Why Does Reduced Grip Strength Correlate with Chronic Lung Disease in Aging?

In this open access paper, researchers speculate on the common mechanisms underlying the correlation between reduced grip strength and chronic lung disease in old age. The many, complex, and diverse manifestations of aging emerge from a much smaller, simpler set of root causes. Simple forms of damage applied to a very complex system necessarily produce very complex outcomes. Nonetheless, the incidence of many of those outcomes, even when very different from one another, will correlate because they depend to a sizable degree on the same forms of underlying damage.

The term "sarcopenia" was first introduced to describe the progressive age-related loss of muscle mass and is correlated with poor health-related quality of life. In this context, the handgrip dynamometer (HGD) is a useful tool to evaluate muscle strength because it provides simple, fast, reliable, and standardized measurements of total muscle strength. In addition, handgrip strength (HGS) is considered an important measure to diagnose dynapenia because low HGS is a robust predictor of low muscle mass and a clinical marker of poor physical performance.

In the respiratory system, the incidence of chronic lung diseases (CLDs) is comparatively higher in individuals aged 65 and older. HGS is an indicator of overall physical capacity. It is not limited to assessing the upper limbs and is a good predictor of morbidity and mortality, indicating that the HGD is a potentially useful instrument for evaluating different populations with different respiratory conditions. Despite these advantages, HGS is rarely used as a functional measure in patients with respiratory diseases, perhaps because it is erroneously considered a part of a complex battery of functional tests.

Current evidence indicates the presence of different phenomena linking lower muscle mass and function with the occurrence of CLDs in this population. Chronic systemic inflammation is related to nontransmissible CLDs in the elderly, and this inflammatory status may be one of the main links to reduced HGS. In addition to systemic inflammation, other contributors that appear to be important are the chronic effects of hypoxemia due to CLDs, physical inactivity, respiratory and peripheral myopathy, malnutrition, and the use of corticosteroids, which is common in many CLDs. Sarcopenic obesity is increasingly diagnosed in different clinical conditions and may be an important link between decreased HGS and adiposity in CLDs. Reduced HGS in CLDs should be considered a systemic phenomenon requiring a holistic approach to restore physical reconditioning and nutritional status. Therefore, early targeted interventions should be developed in patients with CLDs to delay muscle strength decline and prevent functional limitations and disabilities.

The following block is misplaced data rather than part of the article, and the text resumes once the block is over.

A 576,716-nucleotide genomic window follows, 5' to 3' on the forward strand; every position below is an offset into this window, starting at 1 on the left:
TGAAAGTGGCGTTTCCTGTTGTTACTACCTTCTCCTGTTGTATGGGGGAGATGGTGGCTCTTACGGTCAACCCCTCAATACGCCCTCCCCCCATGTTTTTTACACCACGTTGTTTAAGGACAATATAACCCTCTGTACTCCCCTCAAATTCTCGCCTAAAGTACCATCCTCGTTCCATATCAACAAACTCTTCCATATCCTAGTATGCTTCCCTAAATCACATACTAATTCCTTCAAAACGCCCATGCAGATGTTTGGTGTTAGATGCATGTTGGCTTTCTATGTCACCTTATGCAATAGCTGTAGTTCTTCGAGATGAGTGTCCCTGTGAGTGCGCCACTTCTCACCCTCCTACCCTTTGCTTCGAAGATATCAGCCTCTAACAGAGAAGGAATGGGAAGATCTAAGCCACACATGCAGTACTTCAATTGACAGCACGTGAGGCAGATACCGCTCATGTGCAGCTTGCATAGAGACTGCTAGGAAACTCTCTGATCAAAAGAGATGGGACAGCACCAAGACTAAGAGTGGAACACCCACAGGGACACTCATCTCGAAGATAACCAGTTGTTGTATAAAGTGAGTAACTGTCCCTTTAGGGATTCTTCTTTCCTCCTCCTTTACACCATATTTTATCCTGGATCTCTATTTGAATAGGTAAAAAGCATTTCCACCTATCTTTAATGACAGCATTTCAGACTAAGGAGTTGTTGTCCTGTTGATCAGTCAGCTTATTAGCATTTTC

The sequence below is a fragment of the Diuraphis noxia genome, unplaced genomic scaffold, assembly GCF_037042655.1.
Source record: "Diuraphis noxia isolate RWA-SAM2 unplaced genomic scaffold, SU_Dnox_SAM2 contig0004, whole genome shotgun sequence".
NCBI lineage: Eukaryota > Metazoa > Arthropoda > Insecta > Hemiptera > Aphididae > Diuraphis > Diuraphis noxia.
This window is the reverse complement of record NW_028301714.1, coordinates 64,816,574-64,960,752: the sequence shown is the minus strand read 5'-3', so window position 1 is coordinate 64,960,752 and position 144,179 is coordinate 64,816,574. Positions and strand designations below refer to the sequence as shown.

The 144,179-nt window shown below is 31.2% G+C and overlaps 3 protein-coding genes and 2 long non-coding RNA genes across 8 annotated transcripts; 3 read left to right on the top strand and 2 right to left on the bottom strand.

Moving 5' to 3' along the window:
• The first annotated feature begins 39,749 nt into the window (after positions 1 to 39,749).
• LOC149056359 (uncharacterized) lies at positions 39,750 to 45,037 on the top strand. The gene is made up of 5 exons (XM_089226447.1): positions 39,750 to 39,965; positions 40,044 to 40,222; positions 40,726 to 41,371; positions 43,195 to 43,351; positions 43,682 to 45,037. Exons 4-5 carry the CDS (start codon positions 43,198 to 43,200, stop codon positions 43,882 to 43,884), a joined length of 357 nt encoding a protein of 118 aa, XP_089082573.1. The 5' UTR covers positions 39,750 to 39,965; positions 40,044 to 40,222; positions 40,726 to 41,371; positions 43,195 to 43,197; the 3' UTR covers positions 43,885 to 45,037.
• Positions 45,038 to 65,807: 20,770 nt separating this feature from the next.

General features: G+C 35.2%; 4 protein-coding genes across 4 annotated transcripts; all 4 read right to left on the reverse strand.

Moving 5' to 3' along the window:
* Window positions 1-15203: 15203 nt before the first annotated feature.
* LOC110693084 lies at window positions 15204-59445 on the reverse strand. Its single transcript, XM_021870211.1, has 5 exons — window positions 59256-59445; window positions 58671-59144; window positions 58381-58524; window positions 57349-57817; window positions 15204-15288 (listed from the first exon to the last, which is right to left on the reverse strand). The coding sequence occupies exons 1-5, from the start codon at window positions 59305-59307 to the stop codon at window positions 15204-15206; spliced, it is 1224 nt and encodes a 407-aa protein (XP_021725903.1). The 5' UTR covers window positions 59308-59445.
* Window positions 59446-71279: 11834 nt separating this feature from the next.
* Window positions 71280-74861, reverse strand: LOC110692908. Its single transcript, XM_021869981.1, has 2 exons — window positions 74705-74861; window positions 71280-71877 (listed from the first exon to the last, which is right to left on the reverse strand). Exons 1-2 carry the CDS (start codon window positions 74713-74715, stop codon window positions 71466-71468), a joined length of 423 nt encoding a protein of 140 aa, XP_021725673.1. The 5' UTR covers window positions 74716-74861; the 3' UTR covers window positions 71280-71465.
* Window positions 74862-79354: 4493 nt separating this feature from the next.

Link: https://doi.org/10.14336/AD.2018.1226


I'm going with the theory that people with chronic lung disease aren't getting enough oxygen to any of their muscles, including those that grip. I'll also add the possibility that the atrazine and soy estrogen-mimickers that are turning potentially strong men into low-T metrosexuals who can't shake a hand, is also damaging their lungs.

Posted by: Tom Schaefer at October 17th, 2019 8:21 AM

@ Tom

Are you saying being a vegan makes you weaker? Take a look at Jared Leto and many other vegans and you will realize that's hardly the case.. Sounds like a personal issue.

Posted by: Person1234 at October 17th, 2019 3:22 PM

The longest lived group of people are seventh day Adventists, a group of vegetarian, non-smokers who exercise regularly. I would highly suggest a vegan diet if you are interested in longevity, especially if you have a family history of heart disease.

As for the pseudo-estrogen theory, there is no good data that this actually mimics the effect of estrogen in human beings. Even if it did, cow's milk has real, actual, mammalian estrogen in higher quantities. I would be more worried about that if I were you.

Obviously, atrazine is not good for you. Any pesticide eaten directly could damage you. However, has there been any direct evidence on atrazine in soy containing products in an effective concentration?

Posted by: Chris at October 19th, 2019 9:48 AM

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